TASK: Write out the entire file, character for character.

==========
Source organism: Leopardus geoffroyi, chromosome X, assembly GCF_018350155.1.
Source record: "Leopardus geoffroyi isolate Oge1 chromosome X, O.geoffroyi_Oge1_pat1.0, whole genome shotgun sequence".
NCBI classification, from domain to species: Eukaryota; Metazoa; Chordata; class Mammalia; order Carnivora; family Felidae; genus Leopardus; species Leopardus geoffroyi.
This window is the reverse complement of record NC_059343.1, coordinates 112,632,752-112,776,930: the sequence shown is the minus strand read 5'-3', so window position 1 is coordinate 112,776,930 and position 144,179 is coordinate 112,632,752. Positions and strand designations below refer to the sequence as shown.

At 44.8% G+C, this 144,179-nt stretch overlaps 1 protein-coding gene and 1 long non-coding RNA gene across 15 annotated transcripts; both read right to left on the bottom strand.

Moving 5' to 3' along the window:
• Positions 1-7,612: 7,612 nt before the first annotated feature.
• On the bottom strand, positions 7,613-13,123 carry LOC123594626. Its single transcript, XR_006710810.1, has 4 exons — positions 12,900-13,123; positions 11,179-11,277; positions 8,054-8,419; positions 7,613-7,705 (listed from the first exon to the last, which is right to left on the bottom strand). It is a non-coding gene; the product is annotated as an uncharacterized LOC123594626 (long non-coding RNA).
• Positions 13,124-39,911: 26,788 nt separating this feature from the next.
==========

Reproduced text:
Source organism: Leopardus geoffroyi, chromosome X, assembly GCF_018350155.1.
Source record: "Leopardus geoffroyi isolate Oge1 chromosome X, O.geoffroyi_Oge1_pat1.0, whole genome shotgun sequence".
NCBI classification, from domain to species: Eukaryota; Metazoa; Chordata; class Mammalia; order Carnivora; family Felidae; genus Leopardus; species Leopardus geoffroyi.
This window is the reverse complement of record NC_059343.1, coordinates 112,632,752-112,776,930: the sequence shown is the minus strand read 5'-3', so window position 1 is coordinate 112,776,930 and position 144,179 is coordinate 112,632,752. Positions and strand designations below refer to the sequence as shown.

At 44.8% G+C, this 144,179-nt stretch overlaps 1 protein-coding gene and 1 long non-coding RNA gene across 15 annotated transcripts; both read right to left on the bottom strand.

Moving 5' to 3' along the window:
• Positions 1-7,612: 7,612 nt before the first annotated feature.
• On the bottom strand, positions 7,613-13,123 carry LOC123594626. Its single transcript, XR_006710810.1, has 4 exons — positions 12,900-13,123; positions 11,179-11,277; positions 8,054-8,419; positions 7,613-7,705 (listed from the first exon to the last, which is right to left on the bottom strand). It is a non-coding gene; the product is annotated as an uncharacterized LOC123594626 (long non-coding RNA).
• Positions 13,124-39,911: 26,788 nt separating this feature from the next.